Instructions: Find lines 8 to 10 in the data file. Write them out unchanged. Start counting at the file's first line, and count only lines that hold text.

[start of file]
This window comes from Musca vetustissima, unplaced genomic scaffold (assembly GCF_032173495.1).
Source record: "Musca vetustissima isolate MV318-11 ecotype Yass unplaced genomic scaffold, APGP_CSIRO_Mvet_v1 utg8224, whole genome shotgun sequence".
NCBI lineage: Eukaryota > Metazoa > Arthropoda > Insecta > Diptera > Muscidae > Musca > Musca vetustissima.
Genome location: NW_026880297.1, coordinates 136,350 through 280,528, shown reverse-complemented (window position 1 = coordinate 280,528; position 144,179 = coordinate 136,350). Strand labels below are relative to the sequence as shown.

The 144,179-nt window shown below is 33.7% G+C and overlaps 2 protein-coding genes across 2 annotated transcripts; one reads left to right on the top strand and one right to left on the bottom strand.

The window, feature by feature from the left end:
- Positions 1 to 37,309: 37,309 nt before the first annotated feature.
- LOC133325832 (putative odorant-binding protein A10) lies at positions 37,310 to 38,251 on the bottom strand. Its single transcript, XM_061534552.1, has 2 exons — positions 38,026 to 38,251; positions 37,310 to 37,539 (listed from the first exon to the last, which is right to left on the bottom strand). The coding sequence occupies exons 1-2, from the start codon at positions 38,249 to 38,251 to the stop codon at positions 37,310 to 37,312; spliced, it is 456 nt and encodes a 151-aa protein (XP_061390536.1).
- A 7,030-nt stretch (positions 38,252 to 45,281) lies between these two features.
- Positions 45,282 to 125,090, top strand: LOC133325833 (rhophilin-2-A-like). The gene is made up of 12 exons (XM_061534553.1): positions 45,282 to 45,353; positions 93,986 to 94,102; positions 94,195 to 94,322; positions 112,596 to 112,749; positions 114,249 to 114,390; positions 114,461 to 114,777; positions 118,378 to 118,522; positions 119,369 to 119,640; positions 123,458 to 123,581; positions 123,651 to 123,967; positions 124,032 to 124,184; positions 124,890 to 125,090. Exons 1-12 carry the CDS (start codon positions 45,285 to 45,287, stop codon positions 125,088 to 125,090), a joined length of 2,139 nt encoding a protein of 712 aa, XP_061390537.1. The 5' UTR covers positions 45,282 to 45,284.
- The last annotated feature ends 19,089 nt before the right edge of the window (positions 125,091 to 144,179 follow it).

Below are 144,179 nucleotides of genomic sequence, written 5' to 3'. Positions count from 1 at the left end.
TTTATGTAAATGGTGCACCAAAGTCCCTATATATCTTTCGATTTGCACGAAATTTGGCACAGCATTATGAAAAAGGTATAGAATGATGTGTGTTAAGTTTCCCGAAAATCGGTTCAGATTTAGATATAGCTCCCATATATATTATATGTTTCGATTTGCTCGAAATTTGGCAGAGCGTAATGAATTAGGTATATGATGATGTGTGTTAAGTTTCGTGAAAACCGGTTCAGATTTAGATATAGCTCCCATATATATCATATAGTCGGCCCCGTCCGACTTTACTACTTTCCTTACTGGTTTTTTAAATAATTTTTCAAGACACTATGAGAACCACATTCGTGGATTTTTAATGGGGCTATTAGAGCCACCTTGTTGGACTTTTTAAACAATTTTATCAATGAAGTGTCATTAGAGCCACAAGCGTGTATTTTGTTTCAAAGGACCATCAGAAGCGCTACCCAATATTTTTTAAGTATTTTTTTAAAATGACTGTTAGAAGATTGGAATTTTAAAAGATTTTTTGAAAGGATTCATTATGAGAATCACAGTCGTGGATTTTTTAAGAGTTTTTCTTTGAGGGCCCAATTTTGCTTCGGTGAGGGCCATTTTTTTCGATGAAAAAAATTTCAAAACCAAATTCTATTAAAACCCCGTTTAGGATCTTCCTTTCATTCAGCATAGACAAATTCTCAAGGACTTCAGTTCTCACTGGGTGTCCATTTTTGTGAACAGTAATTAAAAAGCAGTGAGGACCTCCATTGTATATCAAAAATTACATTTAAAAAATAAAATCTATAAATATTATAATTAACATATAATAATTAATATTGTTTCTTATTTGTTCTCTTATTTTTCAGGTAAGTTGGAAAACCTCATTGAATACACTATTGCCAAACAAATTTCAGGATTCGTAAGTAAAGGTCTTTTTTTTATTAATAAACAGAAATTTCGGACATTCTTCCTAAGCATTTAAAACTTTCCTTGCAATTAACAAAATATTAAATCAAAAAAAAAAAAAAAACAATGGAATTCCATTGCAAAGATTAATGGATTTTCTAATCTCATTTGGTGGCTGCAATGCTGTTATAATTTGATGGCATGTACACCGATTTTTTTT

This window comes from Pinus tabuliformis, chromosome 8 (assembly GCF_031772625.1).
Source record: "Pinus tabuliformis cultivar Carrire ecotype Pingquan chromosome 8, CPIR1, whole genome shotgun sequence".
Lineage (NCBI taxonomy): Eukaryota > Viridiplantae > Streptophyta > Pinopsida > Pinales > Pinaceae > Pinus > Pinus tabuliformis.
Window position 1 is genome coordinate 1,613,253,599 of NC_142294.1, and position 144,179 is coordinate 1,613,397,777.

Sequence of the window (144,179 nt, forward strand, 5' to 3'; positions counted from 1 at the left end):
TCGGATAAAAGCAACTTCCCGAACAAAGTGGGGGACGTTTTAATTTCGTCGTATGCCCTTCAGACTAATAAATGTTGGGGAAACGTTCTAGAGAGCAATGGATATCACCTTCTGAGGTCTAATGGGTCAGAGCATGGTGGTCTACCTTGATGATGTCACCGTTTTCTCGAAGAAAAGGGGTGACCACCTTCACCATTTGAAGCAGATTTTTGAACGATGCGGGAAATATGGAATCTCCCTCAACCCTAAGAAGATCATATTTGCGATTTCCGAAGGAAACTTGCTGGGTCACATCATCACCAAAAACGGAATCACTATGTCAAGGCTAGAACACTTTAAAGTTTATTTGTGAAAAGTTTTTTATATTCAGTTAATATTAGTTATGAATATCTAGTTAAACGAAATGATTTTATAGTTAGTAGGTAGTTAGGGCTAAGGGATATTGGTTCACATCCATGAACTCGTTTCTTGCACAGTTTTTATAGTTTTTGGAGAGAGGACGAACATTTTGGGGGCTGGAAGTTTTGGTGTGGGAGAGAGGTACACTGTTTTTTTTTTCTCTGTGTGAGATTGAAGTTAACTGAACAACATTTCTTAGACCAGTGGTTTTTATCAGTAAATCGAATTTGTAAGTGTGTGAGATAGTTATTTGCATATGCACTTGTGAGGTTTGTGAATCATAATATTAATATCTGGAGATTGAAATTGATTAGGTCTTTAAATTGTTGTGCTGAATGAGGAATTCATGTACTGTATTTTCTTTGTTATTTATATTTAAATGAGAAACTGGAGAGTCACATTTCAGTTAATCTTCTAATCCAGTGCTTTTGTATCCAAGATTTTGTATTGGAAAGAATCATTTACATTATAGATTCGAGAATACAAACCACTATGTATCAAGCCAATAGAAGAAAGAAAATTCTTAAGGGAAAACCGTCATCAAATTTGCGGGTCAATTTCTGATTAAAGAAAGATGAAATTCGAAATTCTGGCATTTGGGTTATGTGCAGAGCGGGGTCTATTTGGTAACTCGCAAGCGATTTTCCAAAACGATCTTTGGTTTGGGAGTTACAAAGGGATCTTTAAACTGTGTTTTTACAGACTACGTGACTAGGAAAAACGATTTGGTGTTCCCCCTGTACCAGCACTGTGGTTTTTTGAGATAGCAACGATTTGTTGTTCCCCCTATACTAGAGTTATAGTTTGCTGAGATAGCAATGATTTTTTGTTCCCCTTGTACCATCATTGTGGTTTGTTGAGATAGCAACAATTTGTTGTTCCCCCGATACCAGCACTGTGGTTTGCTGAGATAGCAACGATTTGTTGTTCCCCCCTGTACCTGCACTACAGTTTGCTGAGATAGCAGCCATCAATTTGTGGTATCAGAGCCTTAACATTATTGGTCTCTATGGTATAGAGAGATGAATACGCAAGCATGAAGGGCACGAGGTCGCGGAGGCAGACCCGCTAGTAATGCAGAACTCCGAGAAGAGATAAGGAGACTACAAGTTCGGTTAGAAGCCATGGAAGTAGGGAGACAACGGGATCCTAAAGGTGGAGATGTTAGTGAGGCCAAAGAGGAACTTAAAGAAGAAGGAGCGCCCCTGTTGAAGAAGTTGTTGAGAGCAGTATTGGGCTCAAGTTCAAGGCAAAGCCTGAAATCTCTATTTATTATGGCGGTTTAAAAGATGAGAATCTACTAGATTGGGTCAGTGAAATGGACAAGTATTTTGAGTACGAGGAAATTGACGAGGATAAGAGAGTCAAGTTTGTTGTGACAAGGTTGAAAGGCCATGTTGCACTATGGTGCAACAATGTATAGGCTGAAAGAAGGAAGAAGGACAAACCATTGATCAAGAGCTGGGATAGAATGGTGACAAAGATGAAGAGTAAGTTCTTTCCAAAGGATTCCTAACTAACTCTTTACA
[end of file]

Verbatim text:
- LOC133325832 (putative odorant-binding protein A10) lies at positions 37,310 to 38,251 on the bottom strand. Its single transcript, XM_061534552.1, has 2 exons — positions 38,026 to 38,251; positions 37,310 to 37,539 (listed from the first exon to the last, which is right to left on the bottom strand). The coding sequence occupies exons 1-2, from the start codon at positions 38,249 to 38,251 to the stop codon at positions 37,310 to 37,312; spliced, it is 456 nt and encodes a 151-aa protein (XP_061390536.1).
- A 7,030-nt stretch (positions 38,252 to 45,281) lies between these two features.
- Positions 45,282 to 125,090, top strand: LOC133325833 (rhophilin-2-A-like). The gene is made up of 12 exons (XM_061534553.1): positions 45,282 to 45,353; positions 93,986 to 94,102; positions 94,195 to 94,322; positions 112,596 to 112,749; positions 114,249 to 114,390; positions 114,461 to 114,777; positions 118,378 to 118,522; positions 119,369 to 119,640; positions 123,458 to 123,581; positions 123,651 to 123,967; positions 124,032 to 124,184; positions 124,890 to 125,090. Exons 1-12 carry the CDS (start codon positions 45,285 to 45,287, stop codon positions 125,088 to 125,090), a joined length of 2,139 nt encoding a protein of 712 aa, XP_061390537.1. The 5' UTR covers positions 45,282 to 45,284.